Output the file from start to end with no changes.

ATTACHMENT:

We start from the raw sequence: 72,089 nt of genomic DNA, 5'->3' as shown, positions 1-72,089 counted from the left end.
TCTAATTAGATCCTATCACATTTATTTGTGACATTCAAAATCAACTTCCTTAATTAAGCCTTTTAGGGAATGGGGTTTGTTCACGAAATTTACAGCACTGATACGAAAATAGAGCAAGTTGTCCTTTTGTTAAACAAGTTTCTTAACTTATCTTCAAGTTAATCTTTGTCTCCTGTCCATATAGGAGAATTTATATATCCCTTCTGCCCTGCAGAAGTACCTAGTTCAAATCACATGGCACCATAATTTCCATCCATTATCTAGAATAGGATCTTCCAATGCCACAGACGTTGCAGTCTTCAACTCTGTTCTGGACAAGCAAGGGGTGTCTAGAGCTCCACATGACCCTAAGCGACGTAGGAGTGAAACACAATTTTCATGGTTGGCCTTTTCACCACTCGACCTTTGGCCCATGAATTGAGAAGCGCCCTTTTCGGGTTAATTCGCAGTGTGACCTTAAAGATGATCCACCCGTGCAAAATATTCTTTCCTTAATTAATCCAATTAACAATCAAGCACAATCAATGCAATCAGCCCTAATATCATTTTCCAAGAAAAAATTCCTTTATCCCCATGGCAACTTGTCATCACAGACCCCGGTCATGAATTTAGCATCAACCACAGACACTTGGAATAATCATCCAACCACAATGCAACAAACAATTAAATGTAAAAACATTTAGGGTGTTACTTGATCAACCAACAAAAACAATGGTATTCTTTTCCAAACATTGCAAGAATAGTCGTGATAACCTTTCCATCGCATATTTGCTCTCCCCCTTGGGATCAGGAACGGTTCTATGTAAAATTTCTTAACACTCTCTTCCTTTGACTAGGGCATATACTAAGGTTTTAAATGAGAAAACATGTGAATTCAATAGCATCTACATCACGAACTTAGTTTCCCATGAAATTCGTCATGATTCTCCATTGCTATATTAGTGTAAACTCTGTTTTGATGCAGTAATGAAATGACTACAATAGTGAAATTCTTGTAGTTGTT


We start from the raw sequence: 72,089 nt of genomic DNA, 5'->3' as shown, positions 1-72,089 counted from the left end.
TCTAATTAGATCCTATCACATTTATTTGTGACATTCAAAATCAACTTCCTTAATTAAGCCTTTTAGGGAATGGGGTTTGTTCACGAAATTTACAGCACTGATACGAAAATAGAGCAAGTTGTCCTTTTGTTAAACAAGTTTCTTAACTTATCTTCAAGTTAATCTTTGTCTCCTGTCCATATAGGAGAATTTATATATCCCTTCTGCCCTGCAGAAGTACCTAGTTCAAATCACATGGCACCATAATTTCCATCCATTATCTAGAATAGGATCTTCCAATGCCACAGACGTTGCAGTCTTCAACTCTGTTCTGGACAAGCAAGGGGTGTCTAGAGCTCCACATGACCCTAAGCGACGTAGGAGTGAAACACAATTTTCATGGTTGGCCTTTTCACCACTCGACCTTTGGCCCATGAATTGAGAAGCGCCCTTTTCGGGTTAATTCGCAGTGTGACCTTAAAGATGATCCACCCGTGCAAAATATTCTTTCCTTAATTAATCCAATTAACAATCAAGCACAATCAATGCAATCAGCCCTAATATCATTTTCCAAGAAAAAATTCCTTTATCCCCATGGCAACTTGTCATCACAGACCCCGGTCATGAATTTAGCATCAACCACAGACACTTGGAATAATCATCCAACCACAATGCAACAAACAATTAAATGTAAAAACATTTAGGGTGTTACTTGATCAACCAACAAAAACAATGGTATTCTTTTCCAAACATTGCAAGAATAGTCGTGATAACCTTTCCATCGCATATTTGCTCTCCCCCTTGGGATCAGGAACGGTTCTATGTAAAATTTCTTAACACTCTCTTCCTTTGACTAGGGCATATACTAAGGTTTTAAATGAGAAAACATGTGAATTCAATAGCATCTACATCACGAACTTAGTTTCCCATGAAATTCGTCATGATTCTCCATTGCTATATTAGTGTAAACTCTGTTTTGATGCAGTAATGAAATGACTACAATAGTGAAATTCTTGTAGTTGTT